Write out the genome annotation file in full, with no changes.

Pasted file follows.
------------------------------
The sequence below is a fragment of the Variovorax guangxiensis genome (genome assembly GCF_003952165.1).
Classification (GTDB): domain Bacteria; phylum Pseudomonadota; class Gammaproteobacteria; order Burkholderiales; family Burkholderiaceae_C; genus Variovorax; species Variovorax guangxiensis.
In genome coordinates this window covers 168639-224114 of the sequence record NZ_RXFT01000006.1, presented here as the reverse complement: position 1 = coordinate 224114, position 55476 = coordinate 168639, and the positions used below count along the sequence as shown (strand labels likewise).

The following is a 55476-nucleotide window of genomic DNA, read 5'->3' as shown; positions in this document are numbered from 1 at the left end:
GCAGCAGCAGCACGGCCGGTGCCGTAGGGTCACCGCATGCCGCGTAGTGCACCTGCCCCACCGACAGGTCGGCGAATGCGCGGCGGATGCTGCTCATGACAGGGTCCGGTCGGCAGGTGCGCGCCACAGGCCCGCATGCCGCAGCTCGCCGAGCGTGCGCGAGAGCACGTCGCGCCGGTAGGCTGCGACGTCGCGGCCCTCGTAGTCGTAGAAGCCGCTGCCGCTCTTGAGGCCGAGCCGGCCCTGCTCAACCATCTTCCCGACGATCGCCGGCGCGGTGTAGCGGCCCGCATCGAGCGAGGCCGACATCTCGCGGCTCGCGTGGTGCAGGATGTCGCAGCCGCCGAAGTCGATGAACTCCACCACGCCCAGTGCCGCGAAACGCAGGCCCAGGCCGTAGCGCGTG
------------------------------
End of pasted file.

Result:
The sequence below is a fragment of the Variovorax guangxiensis genome (genome assembly GCF_003952165.1).
Classification (GTDB): domain Bacteria; phylum Pseudomonadota; class Gammaproteobacteria; order Burkholderiales; family Burkholderiaceae_C; genus Variovorax; species Variovorax guangxiensis.
In genome coordinates this window covers 168639-224114 of the sequence record NZ_RXFT01000006.1, presented here as the reverse complement: position 1 = coordinate 224114, position 55476 = coordinate 168639, and the positions used below count along the sequence as shown (strand labels likewise).

The following is a 55476-nucleotide window of genomic DNA, read 5'->3' as shown; positions in this document are numbered from 1 at the left end:
GCAGCAGCAGCACGGCCGGTGCCGTAGGGTCACCGCATGCCGCGTAGTGCACCTGCCCCACCGACAGGTCGGCGAATGCGCGGCGGATGCTGCTCATGACAGGGTCCGGTCGGCAGGTGCGCGCCACAGGCCCGCATGCCGCAGCTCGCCGAGCGTGCGCGAGAGCACGTCGCGCCGGTAGGCTGCGACGTCGCGGCCCTCGTAGTCGTAGAAGCCGCTGCCGCTCTTGAGGCCGAGCCGGCCCTGCTCAACCATCTTCCCGACGATCGCCGGCGCGGTGTAGCGGCCCGCATCGAGCGAGGCCGACATCTCGCGGCTCGCGTGGTGCAGGATGTCGCAGCCGCCGAAGTCGATGAACTCCACCACGCCCAGTGCCGCGAAACGCAGGCCCAGGCCGTAGCGCGTG